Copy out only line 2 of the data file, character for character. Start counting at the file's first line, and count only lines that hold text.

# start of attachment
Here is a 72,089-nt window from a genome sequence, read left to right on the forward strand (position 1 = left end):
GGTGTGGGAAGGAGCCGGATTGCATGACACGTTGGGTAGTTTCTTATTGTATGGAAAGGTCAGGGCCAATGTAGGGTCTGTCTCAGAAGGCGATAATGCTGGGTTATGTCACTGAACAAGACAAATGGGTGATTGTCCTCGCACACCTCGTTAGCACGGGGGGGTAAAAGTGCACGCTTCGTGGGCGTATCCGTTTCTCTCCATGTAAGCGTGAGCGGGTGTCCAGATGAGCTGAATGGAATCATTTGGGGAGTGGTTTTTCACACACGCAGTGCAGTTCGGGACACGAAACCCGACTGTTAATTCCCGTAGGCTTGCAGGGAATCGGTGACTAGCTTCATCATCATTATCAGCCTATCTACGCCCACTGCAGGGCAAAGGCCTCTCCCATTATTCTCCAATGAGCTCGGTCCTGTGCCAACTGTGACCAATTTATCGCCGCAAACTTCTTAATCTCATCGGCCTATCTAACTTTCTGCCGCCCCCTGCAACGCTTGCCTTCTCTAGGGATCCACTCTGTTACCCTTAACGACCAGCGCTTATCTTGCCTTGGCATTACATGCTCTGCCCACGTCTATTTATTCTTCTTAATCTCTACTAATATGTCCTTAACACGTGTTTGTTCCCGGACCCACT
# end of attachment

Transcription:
GGTGTGGGAAGGAGCCGGATTGCATGACACGTTGGGTAGTTTCTTATTGTATGGAAAGGTCAGGGCCAATGTAGGGTCTGTCTCAGAAGGCGATAATGCTGGGTTATGTCACTGAACAAGACAAATGGGTGATTGTCCTCGCACACCTCGTTAGCACGGGGGGGTAAAAGTGCACGCTTCGTGGGCGTATCCGTTTCTCTCCATGTAAGCGTGAGCGGGTGTCCAGATGAGCTGAATGGAATCATTTGGGGAGTGGTTTTTCACACACGCAGTGCAGTTCGGGACACGAAACCCGACTGTTAATTCCCGTAGGCTTGCAGGGAATCGGTGACTAGCTTCATCATCATTATCAGCCTATCTACGCCCACTGCAGGGCAAAGGCCTCTCCCATTATTCTCCAATGAGCTCGGTCCTGTGCCAACTGTGACCAATTTATCGCCGCAAACTTCTTAATCTCATCGGCCTATCTAACTTTCTGCCGCCCCCTGCAACGCTTGCCTTCTCTAGGGATCCACTCTGTTACCCTTAACGACCAGCGCTTATCTTGCCTTGGCATTACATGCTCTGCCCACGTCTATTTATTCTTCTTAATCTCTACTAATATGTCCTTAACACGTGTTTGTTCCCGGACCCACT